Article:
Yokota to begin flexible use of its airspace
TOKYO — U.S. Forces Japan and 5th Air Force officials announced Monday that Yokota Air Base will begin allowing flexible use of its airspace for civilian commercial aircraft starting Thursday.
Flexible use — the first initiative to be completed under the agreement finalized in May to realign U.S. forces in Japan — drops altitude requirements by 2,000 feet and will transfer air traffic control responsibility in certain airspace to Japanese authorities when not required by military use, according to Senior Master Sgt. Art Griffenkranz, 5th Air Force superintendent of aviation affairs.
The change allows commercial aircraft leaving Japan’s Haneda Airport to shorten their routes and save fuel costs. The agreement affects areas within Yokota’s Radar Approach Control Zone, an area that extends 120 miles north-south of the base and 50 miles east-west.
Flexible use was designed to be a quick fix for congested airspace used by commercial aircraft in Japan.
“Civil aviation can really see a tangible effect from this,” Griffenkranz said. “Every aircraft that goes through that corridor will save one minute.”
It doesn’t sound like much, but with 190 aircraft passing through the corridor each day, flexible use will save civil aviation 190 minutes of flight time a day and about 319,000 miles each year, he said.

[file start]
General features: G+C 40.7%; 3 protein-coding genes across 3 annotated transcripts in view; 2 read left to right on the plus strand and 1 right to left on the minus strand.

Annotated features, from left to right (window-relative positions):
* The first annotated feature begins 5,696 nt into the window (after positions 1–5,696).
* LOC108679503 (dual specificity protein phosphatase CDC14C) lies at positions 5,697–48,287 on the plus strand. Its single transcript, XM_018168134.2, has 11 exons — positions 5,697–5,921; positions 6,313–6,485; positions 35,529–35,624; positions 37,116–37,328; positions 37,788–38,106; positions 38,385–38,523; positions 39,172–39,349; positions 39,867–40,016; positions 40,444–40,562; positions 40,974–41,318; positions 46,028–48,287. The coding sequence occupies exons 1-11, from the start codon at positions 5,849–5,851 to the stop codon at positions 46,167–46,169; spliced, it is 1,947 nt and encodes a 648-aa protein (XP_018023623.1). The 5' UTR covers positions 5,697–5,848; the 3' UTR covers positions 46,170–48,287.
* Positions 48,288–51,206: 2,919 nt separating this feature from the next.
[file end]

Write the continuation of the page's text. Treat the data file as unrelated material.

For a longer-term solution, both sides are investigating the return of more airspace to Japanese civilian control in the next two years, to allow for a fourth runway at Haneda in 2009. A plan for that airspace redesign is expected next month.
The goal is finding pieces of airspace U.S. forces could return that would not impede U.S. or Japanese military air operations. The U.S. military uses about 10 percent of Japanese airspace, officials have said.
“We’re trying to protect everyone’s mission,” Griffenkranz said.
Advantages to flexible use
Here are some advantages to flexible use, according to 5th Air Force:
4.6 miles per aircraft.875 miles per day.319,226 miles per year.Time savings
1 minute per aircraft.190 minutes per day.69,350 minutes (1,155 hours) per year.Other advantages
Increases number of operations per hour.Increases the efficiency of the Air Traffic System.Reduces Japan Civil Aviation Bureau controller workload.— Stars and Stripes